What do you get if you put 60 keen environmentally minded people together for 24hrs in the Midwest bush? A bioblitz of course! The weekend of the 23rd/24th September served as the date for the Midwest’s inaugural bioblitz organised by the Moore Catchment Council (MCC), Yarra Yarra Catchment Management Group (YYCMG) and the Northern Agricultural Catchments Council (NACC). A bioblitz is a 24hr event involving rapid collection of ecological data at a particular site which provides a snapshot of the species that occur in that area. The event attracted around 60 people aged 7 to 70 from all over the region from Perth to Geraldton, and was held at Bunjil Rocks in the Shire of Perenjori. Rachel Walmsley, MCC’s Community Landcare Coordinator said “It really was a fabulous weekend. We based ourselves at Latham to take advantage of the free and well equipped Shire camping facilities and community hall. Participants camped in swags, tents and camper vehicles in the bush camping area adjacent to the oval. We also picked the same date to camp there as 80 members of the 4WD club Trackcare which nearly doubled Latham’s population for the weekend !”
Moore Catchment Council are celebrating after winning the prestigious and much coveted Fairfax Community Landcare Group award at the WA Landcare Awards held on Wednesday 30th August in Perth. MCC staff Helen Watkins and Rachel Walmsley, and MCC committee Tony White and Kaye McGlew were all in attendance to see if MCC could clinch the award from the other worthy finalist Kalgoorlie-Boulder Urban Landcare Group. Rachel said “We were all on the edge of our seats in anticipation as MC Verity James announced the winner. When our name was called we were elated, so appreciative that MCC had been chosen. Now it’s on to the National Landcare awards next year. Maybe MCC will get recognised at a national level – how exciting!
The North Guilderton dunes were once again buzzing with action on Sunday 11th June for a community planting day. The event was part of Moore Catchment Council’s project to rehabilitate the north dunes, funded through Northern Agricultural Catchments Council’s Coastal Community Grants 2016-2017 funding by the Australian Government through the National Landcare Programme.
Carnaby’s Black Cockatoo received an extra boost to their habitat range with five farmers around the Moore region fencing off nearly 65ha of native remnant bushland as well as recently revegetated land. Rachel Walmsley, Moore Catchment Council’s NRM Officer said “This was all made possible with funding received through Northern Agricultural Catchment Council’s biodiversity program funded through the Australian Government’s National Landcare Program. Fencing is an expensive job and so to receive a financial incentive from the Government ensures these projects are carried out.”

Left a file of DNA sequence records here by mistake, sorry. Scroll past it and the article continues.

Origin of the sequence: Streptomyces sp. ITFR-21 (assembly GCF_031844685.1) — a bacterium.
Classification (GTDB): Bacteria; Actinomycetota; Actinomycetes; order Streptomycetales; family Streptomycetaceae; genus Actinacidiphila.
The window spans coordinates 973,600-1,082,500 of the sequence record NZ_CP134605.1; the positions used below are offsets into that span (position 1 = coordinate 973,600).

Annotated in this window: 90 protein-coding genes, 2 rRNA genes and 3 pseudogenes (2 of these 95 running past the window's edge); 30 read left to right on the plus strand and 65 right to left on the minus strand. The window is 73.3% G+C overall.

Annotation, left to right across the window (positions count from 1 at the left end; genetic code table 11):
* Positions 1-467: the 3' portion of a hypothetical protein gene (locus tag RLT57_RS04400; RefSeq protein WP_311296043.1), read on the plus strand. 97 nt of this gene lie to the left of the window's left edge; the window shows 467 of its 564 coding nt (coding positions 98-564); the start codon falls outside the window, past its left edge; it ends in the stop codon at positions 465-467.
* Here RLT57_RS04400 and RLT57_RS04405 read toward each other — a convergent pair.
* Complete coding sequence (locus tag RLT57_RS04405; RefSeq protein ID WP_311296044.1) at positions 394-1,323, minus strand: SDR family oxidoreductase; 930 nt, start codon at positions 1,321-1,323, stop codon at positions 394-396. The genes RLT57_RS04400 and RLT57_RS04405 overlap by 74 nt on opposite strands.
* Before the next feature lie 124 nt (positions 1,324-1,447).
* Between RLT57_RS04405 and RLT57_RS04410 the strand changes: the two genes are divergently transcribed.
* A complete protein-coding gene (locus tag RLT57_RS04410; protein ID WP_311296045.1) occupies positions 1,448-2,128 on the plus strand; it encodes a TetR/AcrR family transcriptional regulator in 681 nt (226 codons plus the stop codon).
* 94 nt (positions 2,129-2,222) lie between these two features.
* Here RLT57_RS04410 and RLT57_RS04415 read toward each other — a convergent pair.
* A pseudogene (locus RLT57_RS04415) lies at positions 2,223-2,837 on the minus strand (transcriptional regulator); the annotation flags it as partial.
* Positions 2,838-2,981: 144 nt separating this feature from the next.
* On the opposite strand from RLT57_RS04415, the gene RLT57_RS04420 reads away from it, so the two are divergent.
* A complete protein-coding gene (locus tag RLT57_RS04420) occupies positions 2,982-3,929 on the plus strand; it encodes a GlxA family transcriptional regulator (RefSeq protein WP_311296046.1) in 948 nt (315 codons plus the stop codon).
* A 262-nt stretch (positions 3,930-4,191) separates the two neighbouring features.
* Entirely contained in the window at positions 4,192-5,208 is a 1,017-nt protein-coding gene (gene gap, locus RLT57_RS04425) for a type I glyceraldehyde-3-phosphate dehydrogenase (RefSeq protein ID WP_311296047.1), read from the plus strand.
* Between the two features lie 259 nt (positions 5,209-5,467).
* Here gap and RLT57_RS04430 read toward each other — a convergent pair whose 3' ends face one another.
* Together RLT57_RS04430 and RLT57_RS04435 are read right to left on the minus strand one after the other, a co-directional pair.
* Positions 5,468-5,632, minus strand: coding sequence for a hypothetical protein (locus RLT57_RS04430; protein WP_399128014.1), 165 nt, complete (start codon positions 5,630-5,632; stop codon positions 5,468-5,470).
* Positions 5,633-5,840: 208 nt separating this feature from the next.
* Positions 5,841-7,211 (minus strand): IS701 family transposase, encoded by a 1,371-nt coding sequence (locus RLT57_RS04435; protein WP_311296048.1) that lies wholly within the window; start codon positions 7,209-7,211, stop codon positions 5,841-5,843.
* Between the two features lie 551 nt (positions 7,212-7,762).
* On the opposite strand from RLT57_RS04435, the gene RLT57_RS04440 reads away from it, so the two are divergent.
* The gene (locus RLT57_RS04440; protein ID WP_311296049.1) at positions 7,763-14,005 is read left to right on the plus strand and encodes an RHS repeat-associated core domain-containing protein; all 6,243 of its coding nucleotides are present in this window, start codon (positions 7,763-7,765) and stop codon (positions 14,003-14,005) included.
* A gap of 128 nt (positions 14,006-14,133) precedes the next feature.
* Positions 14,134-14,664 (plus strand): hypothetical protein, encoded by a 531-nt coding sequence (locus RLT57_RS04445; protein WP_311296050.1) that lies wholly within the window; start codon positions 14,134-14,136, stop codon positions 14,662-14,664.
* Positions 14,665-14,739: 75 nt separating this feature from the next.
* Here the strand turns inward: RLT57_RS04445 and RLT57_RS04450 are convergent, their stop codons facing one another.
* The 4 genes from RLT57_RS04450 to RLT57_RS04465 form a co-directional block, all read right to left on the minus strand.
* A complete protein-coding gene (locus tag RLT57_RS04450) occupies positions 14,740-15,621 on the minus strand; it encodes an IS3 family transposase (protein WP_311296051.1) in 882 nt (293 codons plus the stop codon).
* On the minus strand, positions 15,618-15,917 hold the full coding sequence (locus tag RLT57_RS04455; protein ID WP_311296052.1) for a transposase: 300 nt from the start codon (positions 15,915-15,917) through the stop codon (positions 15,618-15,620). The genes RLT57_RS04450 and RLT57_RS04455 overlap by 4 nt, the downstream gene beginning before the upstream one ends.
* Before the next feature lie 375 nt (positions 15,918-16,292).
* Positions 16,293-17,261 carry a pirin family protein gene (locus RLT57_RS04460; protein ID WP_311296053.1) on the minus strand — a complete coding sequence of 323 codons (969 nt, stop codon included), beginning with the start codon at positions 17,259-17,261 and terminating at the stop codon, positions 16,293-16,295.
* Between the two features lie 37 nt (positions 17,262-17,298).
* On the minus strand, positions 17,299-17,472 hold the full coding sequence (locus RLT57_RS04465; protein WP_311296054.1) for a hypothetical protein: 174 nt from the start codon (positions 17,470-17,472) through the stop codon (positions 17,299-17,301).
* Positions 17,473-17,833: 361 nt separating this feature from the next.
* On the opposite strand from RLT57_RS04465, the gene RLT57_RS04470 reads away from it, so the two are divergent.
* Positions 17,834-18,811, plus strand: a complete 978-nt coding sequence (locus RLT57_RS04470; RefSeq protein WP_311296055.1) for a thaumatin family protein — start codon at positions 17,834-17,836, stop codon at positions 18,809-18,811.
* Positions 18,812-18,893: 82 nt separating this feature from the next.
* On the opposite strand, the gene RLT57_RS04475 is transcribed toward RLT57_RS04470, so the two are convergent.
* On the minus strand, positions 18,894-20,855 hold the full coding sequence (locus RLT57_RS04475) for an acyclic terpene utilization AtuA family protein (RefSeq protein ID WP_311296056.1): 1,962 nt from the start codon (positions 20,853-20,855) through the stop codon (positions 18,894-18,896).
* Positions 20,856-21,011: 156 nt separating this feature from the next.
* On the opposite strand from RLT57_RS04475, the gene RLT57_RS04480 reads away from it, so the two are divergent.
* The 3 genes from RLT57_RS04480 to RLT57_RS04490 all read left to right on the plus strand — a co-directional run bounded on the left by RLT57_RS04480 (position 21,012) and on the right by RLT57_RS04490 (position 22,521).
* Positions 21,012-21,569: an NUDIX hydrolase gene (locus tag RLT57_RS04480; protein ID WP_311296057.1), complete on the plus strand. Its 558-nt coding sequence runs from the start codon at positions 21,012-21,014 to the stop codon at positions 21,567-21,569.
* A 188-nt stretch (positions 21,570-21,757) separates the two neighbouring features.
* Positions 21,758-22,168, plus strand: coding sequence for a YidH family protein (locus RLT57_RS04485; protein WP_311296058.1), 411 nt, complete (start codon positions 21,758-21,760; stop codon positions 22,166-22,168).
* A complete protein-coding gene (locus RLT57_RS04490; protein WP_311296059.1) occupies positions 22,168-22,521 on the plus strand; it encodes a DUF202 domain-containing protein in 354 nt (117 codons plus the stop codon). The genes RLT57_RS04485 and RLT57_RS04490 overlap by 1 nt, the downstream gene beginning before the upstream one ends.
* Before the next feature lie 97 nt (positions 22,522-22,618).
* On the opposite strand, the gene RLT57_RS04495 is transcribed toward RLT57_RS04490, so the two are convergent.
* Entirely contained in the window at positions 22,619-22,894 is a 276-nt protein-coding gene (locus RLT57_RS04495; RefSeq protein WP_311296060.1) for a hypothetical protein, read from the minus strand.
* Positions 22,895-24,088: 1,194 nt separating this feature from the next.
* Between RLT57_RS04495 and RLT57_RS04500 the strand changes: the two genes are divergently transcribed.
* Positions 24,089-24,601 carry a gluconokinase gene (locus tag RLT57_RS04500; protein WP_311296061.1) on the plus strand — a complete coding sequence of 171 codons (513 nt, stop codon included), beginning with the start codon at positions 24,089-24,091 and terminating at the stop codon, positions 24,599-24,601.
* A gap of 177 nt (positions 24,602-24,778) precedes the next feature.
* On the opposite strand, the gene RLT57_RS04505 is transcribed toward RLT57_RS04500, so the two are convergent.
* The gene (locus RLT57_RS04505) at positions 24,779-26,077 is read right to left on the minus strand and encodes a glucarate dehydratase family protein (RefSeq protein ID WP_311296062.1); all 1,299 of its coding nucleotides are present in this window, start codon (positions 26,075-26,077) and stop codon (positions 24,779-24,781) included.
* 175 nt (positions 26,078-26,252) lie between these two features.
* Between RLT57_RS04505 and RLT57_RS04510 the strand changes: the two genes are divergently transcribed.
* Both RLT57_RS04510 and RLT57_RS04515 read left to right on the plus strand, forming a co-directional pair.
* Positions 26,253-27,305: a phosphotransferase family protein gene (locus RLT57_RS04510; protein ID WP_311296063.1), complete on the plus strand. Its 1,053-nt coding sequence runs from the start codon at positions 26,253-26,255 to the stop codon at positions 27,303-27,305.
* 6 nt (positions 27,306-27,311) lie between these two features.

The National Landcare conference held in Melbourne on 21st to 23rd September was an incredible event with many like-minded people telling their stories that are so similar to our own. Landcare in Australia is a movement and that movement is gaining moment with many young people now getting out and doing wonderful things in the community.
Ever come across witches fingers or fairy wands poking out of a woodland floor, or know what a curry punk, russler, slippery jack or dung button is? Or seen a bug that looks like a bee but isn’t a bee – only mimicking a
bee? Or maybe seen a strange fungus that turns from a small puffball to a strange lattice basket upon touch? All this and more was discovered at the Magic of Mushrooms and Beauty of Bugs day organised by Moore
Catchment Council 30th August.
This is Wally Kerkhof’s guide to constructing nesting logs for Carnaby’s Black Cockatoos from fallen trees. Wally has spent over 30 years designing and constructing these artificial logs for placement in the Carnaby breeding areas of Moora and Mogumber.
With the shortage of suitable natural nesting trees, this work has been essential in helping to recover the endangered Carnaby’s Black Cockatoo population.
Since 1983, 50 of these logs have been erected in Moora with around 80 chicks born every year from the artificial logs and natural hollows.
The north Guilderton dunes were a hive of activity on 12th June as nearly 50 people aged 5 to 93 gave up their Sunday morning to volunteer their time at the annual planting event. Rachel Walmsley, Moore Catchment
Council’s NRM Officer said “Despite the chilly start and the threat of rain, we once again had a fabulous turn out of volunteers including local and nearby residents, plus members of The 4WD Club of WA who have a keen membership wishing to take part in rehabilitation projects up and down the coast.” This is the second community planting event on the north dunes since an area was fenced off from vehicular access in 2014.
Natural revegetation of the degraded tracks is occurring slowly but these extra native seedlings planted will help move things along.
After grey skies and a deluge of rain the day before, the weather couldn’t have been better for the official opening of the Jingemia Cave new signage and footpath upgrade on 8th June. The cave is on the south eastern edge of Watheroo National Park and managed by Department of Parks and Wildlife (DPaW). Over 40 people, many who haven’t visited the cave before, braved the slippery access road to get to the cave and were greeted by a hot cuppa and pumpkin soup.
Eco trails Booklet – Shire of Moora
Figuring out which plant species will attract Carnaby’s Black Cockatoo on your property can be difficult. Sarah Mason of Carrah Farms, Calingiri decided to share her experiences to help inspire others by running an info day on Friday 13th May as part of the Moore Catchment Council’s WA Natural Resource Management Program